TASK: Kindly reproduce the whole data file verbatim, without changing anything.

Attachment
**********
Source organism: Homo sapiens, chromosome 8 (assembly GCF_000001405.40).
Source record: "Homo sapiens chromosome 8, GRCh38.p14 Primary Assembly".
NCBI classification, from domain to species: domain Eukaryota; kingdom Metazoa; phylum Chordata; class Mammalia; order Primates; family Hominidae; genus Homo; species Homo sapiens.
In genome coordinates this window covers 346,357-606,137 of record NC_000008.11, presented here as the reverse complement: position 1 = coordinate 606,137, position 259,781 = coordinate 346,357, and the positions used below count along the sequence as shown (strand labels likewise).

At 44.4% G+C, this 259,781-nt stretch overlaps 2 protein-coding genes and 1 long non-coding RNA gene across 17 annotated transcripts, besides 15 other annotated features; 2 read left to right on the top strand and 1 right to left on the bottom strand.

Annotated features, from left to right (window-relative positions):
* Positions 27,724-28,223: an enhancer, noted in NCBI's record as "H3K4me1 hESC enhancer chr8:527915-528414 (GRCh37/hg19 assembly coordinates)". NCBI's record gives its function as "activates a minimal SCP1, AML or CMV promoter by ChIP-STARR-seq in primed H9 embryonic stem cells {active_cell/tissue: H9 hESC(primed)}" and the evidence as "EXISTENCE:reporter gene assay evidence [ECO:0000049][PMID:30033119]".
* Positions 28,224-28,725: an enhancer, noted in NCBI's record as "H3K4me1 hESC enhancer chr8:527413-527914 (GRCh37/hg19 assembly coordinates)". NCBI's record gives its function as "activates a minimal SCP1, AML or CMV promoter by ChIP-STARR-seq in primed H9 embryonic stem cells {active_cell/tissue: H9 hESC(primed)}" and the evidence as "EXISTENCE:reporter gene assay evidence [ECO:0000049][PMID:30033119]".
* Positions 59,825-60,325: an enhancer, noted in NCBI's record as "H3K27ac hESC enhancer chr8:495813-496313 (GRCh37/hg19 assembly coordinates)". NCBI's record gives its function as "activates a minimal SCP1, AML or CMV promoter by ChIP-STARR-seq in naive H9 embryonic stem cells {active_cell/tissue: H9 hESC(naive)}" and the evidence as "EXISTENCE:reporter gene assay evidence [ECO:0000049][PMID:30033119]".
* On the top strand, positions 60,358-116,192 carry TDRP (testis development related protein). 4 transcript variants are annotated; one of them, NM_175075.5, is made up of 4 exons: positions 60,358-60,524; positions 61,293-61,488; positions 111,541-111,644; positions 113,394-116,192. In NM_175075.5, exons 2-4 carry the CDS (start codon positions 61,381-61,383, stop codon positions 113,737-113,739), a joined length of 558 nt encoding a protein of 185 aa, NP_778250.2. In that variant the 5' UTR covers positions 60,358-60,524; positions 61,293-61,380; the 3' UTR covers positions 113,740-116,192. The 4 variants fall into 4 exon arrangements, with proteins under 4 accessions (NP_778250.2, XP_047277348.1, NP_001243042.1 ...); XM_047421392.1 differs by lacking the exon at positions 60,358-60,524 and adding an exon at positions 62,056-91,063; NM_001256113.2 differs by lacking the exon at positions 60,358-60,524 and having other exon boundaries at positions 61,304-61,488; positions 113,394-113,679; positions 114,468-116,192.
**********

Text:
Source organism: Homo sapiens, chromosome 8 (assembly GCF_000001405.40).
Source record: "Homo sapiens chromosome 8, GRCh38.p14 Primary Assembly".
NCBI classification, from domain to species: domain Eukaryota; kingdom Metazoa; phylum Chordata; class Mammalia; order Primates; family Hominidae; genus Homo; species Homo sapiens.
In genome coordinates this window covers 346,357-606,137 of record NC_000008.11, presented here as the reverse complement: position 1 = coordinate 606,137, position 259,781 = coordinate 346,357, and the positions used below count along the sequence as shown (strand labels likewise).

At 44.4% G+C, this 259,781-nt stretch overlaps 2 protein-coding genes and 1 long non-coding RNA gene across 17 annotated transcripts, besides 15 other annotated features; 2 read left to right on the top strand and 1 right to left on the bottom strand.

Annotated features, from left to right (window-relative positions):
* Positions 27,724-28,223: an enhancer, noted in NCBI's record as "H3K4me1 hESC enhancer chr8:527915-528414 (GRCh37/hg19 assembly coordinates)". NCBI's record gives its function as "activates a minimal SCP1, AML or CMV promoter by ChIP-STARR-seq in primed H9 embryonic stem cells {active_cell/tissue: H9 hESC(primed)}" and the evidence as "EXISTENCE:reporter gene assay evidence [ECO:0000049][PMID:30033119]".
* Positions 28,224-28,725: an enhancer, noted in NCBI's record as "H3K4me1 hESC enhancer chr8:527413-527914 (GRCh37/hg19 assembly coordinates)". NCBI's record gives its function as "activates a minimal SCP1, AML or CMV promoter by ChIP-STARR-seq in primed H9 embryonic stem cells {active_cell/tissue: H9 hESC(primed)}" and the evidence as "EXISTENCE:reporter gene assay evidence [ECO:0000049][PMID:30033119]".
* Positions 59,825-60,325: an enhancer, noted in NCBI's record as "H3K27ac hESC enhancer chr8:495813-496313 (GRCh37/hg19 assembly coordinates)". NCBI's record gives its function as "activates a minimal SCP1, AML or CMV promoter by ChIP-STARR-seq in naive H9 embryonic stem cells {active_cell/tissue: H9 hESC(naive)}" and the evidence as "EXISTENCE:reporter gene assay evidence [ECO:0000049][PMID:30033119]".
* On the top strand, positions 60,358-116,192 carry TDRP (testis development related protein). 4 transcript variants are annotated; one of them, NM_175075.5, is made up of 4 exons: positions 60,358-60,524; positions 61,293-61,488; positions 111,541-111,644; positions 113,394-116,192. In NM_175075.5, exons 2-4 carry the CDS (start codon positions 61,381-61,383, stop codon positions 113,737-113,739), a joined length of 558 nt encoding a protein of 185 aa, NP_778250.2. In that variant the 5' UTR covers positions 60,358-60,524; positions 61,293-61,380; the 3' UTR covers positions 113,740-116,192. The 4 variants fall into 4 exon arrangements, with proteins under 4 accessions (NP_778250.2, XP_047277348.1, NP_001243042.1 ...); XM_047421392.1 differs by lacking the exon at positions 60,358-60,524 and adding an exon at positions 62,056-91,063; NM_001256113.2 differs by lacking the exon at positions 60,358-60,524 and having other exon boundaries at positions 61,304-61,488; positions 113,394-113,679; positions 114,468-116,192.